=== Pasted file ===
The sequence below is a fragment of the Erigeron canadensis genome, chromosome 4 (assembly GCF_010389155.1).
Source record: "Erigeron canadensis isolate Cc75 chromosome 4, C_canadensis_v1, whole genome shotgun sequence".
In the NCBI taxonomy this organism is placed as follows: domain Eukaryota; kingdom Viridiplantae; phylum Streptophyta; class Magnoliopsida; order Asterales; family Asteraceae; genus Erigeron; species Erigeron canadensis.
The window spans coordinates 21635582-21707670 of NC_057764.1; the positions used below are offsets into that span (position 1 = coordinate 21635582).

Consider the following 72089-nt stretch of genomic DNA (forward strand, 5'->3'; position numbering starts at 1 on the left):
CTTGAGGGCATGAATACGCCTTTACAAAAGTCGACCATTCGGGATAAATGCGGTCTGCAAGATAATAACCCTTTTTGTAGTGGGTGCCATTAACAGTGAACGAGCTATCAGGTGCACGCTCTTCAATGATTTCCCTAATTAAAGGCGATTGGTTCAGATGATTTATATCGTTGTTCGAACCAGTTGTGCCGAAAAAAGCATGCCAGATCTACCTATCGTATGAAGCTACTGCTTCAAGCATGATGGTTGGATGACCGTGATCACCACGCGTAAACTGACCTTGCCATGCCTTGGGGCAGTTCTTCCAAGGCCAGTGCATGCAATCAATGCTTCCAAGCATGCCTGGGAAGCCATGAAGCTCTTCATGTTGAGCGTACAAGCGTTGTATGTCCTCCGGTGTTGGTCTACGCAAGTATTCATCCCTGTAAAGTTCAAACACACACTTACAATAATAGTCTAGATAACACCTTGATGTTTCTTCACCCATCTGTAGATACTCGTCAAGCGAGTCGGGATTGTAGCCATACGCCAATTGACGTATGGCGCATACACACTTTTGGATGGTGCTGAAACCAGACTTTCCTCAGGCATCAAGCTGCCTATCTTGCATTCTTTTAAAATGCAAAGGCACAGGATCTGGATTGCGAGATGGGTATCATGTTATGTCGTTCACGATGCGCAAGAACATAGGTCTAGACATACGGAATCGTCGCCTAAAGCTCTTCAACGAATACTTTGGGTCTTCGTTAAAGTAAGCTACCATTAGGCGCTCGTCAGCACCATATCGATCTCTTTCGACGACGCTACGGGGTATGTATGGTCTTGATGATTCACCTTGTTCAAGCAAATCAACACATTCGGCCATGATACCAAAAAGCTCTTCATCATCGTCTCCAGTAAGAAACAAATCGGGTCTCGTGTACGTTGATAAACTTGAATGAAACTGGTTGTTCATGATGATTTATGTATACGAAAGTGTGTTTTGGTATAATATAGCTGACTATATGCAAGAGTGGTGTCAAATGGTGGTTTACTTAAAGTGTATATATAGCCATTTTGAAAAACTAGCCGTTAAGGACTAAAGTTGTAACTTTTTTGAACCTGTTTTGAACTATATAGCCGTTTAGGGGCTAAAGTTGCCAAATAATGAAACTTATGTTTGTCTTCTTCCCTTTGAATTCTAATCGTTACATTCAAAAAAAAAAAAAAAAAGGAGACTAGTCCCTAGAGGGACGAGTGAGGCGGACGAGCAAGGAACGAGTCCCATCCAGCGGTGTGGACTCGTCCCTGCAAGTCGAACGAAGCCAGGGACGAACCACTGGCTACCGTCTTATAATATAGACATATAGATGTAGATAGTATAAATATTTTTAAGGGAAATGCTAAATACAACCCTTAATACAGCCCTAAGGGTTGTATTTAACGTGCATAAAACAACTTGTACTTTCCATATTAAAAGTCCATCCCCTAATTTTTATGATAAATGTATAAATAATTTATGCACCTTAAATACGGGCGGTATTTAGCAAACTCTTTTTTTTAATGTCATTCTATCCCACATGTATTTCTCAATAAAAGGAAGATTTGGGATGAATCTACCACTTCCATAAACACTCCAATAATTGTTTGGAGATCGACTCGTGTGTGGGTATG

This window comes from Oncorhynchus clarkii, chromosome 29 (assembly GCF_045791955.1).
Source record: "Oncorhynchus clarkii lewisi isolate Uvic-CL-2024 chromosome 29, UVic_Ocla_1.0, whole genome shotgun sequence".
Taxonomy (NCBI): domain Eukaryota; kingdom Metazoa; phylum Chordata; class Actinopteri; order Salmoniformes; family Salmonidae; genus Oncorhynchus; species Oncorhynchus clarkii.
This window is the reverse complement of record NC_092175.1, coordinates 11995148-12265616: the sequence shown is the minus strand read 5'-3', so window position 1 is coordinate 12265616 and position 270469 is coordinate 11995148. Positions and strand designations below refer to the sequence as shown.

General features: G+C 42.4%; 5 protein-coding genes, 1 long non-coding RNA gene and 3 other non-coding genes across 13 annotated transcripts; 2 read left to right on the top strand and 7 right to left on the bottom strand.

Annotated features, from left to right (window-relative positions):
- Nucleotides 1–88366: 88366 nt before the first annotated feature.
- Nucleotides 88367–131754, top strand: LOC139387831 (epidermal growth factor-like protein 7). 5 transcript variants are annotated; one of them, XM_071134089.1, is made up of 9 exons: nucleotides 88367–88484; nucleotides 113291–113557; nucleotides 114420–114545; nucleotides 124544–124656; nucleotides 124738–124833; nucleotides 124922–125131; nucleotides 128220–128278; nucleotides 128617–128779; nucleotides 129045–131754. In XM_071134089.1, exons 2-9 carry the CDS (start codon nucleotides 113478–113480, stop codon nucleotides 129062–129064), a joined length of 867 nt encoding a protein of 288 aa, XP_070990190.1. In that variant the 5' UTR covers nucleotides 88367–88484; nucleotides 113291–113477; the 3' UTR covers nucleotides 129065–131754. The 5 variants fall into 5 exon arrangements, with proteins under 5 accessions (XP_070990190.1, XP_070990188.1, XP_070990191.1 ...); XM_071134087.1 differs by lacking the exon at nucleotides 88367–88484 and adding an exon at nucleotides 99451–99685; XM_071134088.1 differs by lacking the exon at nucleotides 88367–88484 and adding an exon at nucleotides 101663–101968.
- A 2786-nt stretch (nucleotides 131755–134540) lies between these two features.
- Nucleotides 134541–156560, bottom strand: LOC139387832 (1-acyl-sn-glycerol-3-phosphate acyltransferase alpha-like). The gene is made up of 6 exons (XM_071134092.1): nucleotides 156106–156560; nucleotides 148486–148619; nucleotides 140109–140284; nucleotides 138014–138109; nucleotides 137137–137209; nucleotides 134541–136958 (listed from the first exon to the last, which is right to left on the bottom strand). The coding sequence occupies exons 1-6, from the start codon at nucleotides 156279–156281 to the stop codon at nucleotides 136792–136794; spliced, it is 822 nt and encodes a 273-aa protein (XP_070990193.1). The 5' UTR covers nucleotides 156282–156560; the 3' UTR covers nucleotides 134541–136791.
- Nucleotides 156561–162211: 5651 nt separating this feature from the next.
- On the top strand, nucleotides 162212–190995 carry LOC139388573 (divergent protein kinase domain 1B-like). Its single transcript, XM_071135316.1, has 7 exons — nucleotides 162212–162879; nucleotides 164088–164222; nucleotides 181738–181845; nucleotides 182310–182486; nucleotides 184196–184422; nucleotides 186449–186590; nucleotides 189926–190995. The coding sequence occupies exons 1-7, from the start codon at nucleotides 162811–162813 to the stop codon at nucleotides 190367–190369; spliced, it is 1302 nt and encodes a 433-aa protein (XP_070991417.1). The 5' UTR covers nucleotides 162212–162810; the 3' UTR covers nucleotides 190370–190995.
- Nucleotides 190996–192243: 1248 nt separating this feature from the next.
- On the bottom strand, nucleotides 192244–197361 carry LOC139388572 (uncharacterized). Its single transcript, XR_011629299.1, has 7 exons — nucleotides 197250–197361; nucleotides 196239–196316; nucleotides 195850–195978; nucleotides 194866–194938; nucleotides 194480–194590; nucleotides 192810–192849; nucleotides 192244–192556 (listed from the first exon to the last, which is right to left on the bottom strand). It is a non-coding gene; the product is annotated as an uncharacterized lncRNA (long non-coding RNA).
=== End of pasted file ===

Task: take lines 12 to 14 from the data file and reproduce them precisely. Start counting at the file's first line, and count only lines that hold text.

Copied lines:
Annotated features, from left to right (window-relative positions):
- Nucleotides 1–88366: 88366 nt before the first annotated feature.
- Nucleotides 88367–131754, top strand: LOC139387831 (epidermal growth factor-like protein 7). 5 transcript variants are annotated; one of them, XM_071134089.1, is made up of 9 exons: nucleotides 88367–88484; nucleotides 113291–113557; nucleotides 114420–114545; nucleotides 124544–124656; nucleotides 124738–124833; nucleotides 124922–125131; nucleotides 128220–128278; nucleotides 128617–128779; nucleotides 129045–131754. In XM_071134089.1, exons 2-9 carry the CDS (start codon nucleotides 113478–113480, stop codon nucleotides 129062–129064), a joined length of 867 nt encoding a protein of 288 aa, XP_070990190.1. In that variant the 5' UTR covers nucleotides 88367–88484; nucleotides 113291–113477; the 3' UTR covers nucleotides 129065–131754. The 5 variants fall into 5 exon arrangements, with proteins under 5 accessions (XP_070990190.1, XP_070990188.1, XP_070990191.1 ...); XM_071134087.1 differs by lacking the exon at nucleotides 88367–88484 and adding an exon at nucleotides 99451–99685; XM_071134088.1 differs by lacking the exon at nucleotides 88367–88484 and adding an exon at nucleotides 101663–101968.